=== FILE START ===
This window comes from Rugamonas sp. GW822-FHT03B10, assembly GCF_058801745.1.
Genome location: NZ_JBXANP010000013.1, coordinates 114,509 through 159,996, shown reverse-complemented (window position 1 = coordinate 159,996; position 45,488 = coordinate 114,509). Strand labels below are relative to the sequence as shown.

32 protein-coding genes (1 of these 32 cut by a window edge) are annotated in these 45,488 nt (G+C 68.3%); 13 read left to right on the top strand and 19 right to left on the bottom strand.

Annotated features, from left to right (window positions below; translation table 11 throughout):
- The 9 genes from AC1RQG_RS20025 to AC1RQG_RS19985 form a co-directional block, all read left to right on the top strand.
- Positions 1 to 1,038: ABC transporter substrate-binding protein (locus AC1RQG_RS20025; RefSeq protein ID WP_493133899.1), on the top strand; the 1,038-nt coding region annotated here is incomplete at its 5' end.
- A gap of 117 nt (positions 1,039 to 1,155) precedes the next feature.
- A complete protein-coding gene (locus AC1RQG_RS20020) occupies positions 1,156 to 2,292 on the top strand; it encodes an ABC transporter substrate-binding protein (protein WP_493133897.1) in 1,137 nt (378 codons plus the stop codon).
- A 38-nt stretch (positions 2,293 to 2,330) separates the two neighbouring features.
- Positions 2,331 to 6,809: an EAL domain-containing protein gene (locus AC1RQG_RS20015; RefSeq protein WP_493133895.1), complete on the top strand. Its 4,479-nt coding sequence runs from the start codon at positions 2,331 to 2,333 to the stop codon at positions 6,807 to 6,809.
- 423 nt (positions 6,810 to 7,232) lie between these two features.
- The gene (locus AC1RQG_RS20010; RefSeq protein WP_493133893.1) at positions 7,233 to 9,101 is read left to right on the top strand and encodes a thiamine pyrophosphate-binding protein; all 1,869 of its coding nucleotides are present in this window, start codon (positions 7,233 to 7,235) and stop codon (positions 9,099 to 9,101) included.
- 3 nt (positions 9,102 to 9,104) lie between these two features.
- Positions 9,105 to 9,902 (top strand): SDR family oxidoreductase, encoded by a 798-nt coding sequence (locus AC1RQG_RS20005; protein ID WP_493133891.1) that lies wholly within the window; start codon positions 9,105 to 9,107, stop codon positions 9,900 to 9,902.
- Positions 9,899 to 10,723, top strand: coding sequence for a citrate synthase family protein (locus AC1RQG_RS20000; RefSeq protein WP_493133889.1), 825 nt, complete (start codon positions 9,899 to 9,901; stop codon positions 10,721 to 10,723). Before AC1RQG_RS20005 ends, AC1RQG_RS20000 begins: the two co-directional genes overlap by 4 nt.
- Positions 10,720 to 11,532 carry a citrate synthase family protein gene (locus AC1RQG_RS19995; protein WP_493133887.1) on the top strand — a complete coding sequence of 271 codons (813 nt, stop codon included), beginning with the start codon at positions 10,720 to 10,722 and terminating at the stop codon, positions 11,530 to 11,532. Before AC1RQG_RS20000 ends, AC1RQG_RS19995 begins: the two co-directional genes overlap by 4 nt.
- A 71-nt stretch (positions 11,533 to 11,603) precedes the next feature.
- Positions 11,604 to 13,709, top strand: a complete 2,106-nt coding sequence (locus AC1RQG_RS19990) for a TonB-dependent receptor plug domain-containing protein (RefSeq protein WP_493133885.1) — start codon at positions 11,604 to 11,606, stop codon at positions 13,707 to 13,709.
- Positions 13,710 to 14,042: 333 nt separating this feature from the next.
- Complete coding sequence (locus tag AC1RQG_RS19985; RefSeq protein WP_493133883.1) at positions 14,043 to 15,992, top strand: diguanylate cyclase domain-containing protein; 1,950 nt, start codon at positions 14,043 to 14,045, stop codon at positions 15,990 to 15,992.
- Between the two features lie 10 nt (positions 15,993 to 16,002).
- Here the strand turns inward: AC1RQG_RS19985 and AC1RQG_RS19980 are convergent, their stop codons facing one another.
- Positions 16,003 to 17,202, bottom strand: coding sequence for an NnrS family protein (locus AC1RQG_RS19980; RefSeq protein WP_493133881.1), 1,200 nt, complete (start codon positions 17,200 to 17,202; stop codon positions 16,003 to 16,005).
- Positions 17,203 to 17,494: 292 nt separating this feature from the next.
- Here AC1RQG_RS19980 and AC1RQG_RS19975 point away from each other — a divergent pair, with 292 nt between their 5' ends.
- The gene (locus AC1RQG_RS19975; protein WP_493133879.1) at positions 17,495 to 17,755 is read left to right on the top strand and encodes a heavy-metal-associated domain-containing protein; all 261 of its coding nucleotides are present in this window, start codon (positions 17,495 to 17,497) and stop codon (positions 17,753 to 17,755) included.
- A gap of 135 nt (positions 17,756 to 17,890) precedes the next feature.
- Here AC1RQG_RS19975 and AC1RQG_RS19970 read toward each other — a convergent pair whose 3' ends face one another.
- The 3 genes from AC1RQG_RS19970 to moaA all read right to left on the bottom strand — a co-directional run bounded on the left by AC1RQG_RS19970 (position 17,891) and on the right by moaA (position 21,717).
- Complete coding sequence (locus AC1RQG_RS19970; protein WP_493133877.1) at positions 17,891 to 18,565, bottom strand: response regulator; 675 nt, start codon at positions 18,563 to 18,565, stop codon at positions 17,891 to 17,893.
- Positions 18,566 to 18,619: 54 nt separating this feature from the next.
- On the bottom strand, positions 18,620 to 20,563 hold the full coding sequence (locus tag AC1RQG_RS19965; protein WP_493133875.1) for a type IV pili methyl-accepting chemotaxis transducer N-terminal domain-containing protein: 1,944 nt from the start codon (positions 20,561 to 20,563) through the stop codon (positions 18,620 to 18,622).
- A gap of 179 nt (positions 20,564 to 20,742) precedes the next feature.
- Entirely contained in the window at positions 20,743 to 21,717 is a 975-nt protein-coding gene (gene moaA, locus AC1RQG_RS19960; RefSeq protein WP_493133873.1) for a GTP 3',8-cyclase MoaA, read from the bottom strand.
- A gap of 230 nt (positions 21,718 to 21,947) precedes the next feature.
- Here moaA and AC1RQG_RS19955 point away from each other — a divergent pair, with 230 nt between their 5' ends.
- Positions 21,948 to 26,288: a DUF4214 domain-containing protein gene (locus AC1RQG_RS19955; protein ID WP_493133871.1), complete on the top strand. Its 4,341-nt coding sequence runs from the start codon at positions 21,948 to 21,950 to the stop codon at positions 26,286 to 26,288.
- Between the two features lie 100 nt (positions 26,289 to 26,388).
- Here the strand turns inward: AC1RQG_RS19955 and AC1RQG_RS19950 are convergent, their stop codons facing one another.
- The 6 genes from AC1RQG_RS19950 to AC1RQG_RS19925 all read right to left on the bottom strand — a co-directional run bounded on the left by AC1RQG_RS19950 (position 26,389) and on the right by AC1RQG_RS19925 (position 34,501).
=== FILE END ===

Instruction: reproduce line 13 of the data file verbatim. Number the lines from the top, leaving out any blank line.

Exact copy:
- 3 nt (positions 9,102 to 9,104) lie between these two features.